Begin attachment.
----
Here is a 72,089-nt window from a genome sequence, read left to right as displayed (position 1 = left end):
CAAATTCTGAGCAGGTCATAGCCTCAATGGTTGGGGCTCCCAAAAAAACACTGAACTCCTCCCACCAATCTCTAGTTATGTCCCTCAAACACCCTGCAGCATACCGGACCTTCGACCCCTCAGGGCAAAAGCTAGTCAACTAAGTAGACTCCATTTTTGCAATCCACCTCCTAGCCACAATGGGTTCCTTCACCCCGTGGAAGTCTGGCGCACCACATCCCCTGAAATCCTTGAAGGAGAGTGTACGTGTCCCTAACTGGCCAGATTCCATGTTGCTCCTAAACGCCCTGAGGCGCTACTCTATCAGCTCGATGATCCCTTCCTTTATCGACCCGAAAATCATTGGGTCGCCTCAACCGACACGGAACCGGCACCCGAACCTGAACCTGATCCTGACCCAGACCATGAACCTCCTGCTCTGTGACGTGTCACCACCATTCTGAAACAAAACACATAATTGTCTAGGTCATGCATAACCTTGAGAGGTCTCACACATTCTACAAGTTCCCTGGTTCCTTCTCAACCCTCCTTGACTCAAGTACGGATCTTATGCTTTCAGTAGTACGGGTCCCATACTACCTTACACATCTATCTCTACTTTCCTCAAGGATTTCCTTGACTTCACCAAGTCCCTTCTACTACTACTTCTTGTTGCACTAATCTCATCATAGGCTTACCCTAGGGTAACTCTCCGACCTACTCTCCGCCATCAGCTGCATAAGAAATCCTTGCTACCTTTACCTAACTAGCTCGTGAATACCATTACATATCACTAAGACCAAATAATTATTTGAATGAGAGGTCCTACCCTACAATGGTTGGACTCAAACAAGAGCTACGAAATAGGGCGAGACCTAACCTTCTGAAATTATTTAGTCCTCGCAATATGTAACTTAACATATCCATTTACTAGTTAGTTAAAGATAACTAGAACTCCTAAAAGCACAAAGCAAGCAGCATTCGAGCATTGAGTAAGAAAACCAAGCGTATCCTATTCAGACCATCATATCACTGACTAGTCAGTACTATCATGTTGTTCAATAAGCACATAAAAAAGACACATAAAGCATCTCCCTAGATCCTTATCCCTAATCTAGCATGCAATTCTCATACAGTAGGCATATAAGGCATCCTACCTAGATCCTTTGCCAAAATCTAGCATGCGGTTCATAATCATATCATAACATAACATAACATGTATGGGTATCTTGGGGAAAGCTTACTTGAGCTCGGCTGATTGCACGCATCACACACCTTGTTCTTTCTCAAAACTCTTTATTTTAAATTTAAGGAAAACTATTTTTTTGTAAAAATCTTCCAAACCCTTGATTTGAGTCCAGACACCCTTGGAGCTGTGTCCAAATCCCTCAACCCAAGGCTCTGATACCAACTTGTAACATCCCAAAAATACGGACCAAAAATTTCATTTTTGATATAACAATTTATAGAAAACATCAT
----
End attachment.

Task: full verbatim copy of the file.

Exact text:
Here is a 72,089-nt window from a genome sequence, read left to right as displayed (position 1 = left end):
CAAATTCTGAGCAGGTCATAGCCTCAATGGTTGGGGCTCCCAAAAAAACACTGAACTCCTCCCACCAATCTCTAGTTATGTCCCTCAAACACCCTGCAGCATACCGGACCTTCGACCCCTCAGGGCAAAAGCTAGTCAACTAAGTAGACTCCATTTTTGCAATCCACCTCCTAGCCACAATGGGTTCCTTCACCCCGTGGAAGTCTGGCGCACCACATCCCCTGAAATCCTTGAAGGAGAGTGTACGTGTCCCTAACTGGCCAGATTCCATGTTGCTCCTAAACGCCCTGAGGCGCTACTCTATCAGCTCGATGATCCCTTCCTTTATCGACCCGAAAATCATTGGGTCGCCTCAACCGACACGGAACCGGCACCCGAACCTGAACCTGATCCTGACCCAGACCATGAACCTCCTGCTCTGTGACGTGTCACCACCATTCTGAAACAAAACACATAATTGTCTAGGTCATGCATAACCTTGAGAGGTCTCACACATTCTACAAGTTCCCTGGTTCCTTCTCAACCCTCCTTGACTCAAGTACGGATCTTATGCTTTCAGTAGTACGGGTCCCATACTACCTTACACATCTATCTCTACTTTCCTCAAGGATTTCCTTGACTTCACCAAGTCCCTTCTACTACTACTTCTTGTTGCACTAATCTCATCATAGGCTTACCCTAGGGTAACTCTCCGACCTACTCTCCGCCATCAGCTGCATAAGAAATCCTTGCTACCTTTACCTAACTAGCTCGTGAATACCATTACATATCACTAAGACCAAATAATTATTTGAATGAGAGGTCCTACCCTACAATGGTTGGACTCAAACAAGAGCTACGAAATAGGGCGAGACCTAACCTTCTGAAATTATTTAGTCCTCGCAATATGTAACTTAACATATCCATTTACTAGTTAGTTAAAGATAACTAGAACTCCTAAAAGCACAAAGCAAGCAGCATTCGAGCATTGAGTAAGAAAACCAAGCGTATCCTATTCAGACCATCATATCACTGACTAGTCAGTACTATCATGTTGTTCAATAAGCACATAAAAAAGACACATAAAGCATCTCCCTAGATCCTTATCCCTAATCTAGCATGCAATTCTCATACAGTAGGCATATAAGGCATCCTACCTAGATCCTTTGCCAAAATCTAGCATGCGGTTCATAATCATATCATAACATAACATAACATGTATGGGTATCTTGGGGAAAGCTTACTTGAGCTCGGCTGATTGCACGCATCACACACCTTGTTCTTTCTCAAAACTCTTTATTTTAAATTTAAGGAAAACTATTTTTTTGTAAAAATCTTCCAAACCCTTGATTTGAGTCCAGACACCCTTGGAGCTGTGTCCAAATCCCTCAACCCAAGGCTCTGATACCAACTTGTAACATCCCAAAAATACGGACCAAAAATTTCATTTTTGATATAACAATTTATAGAAAACATCAT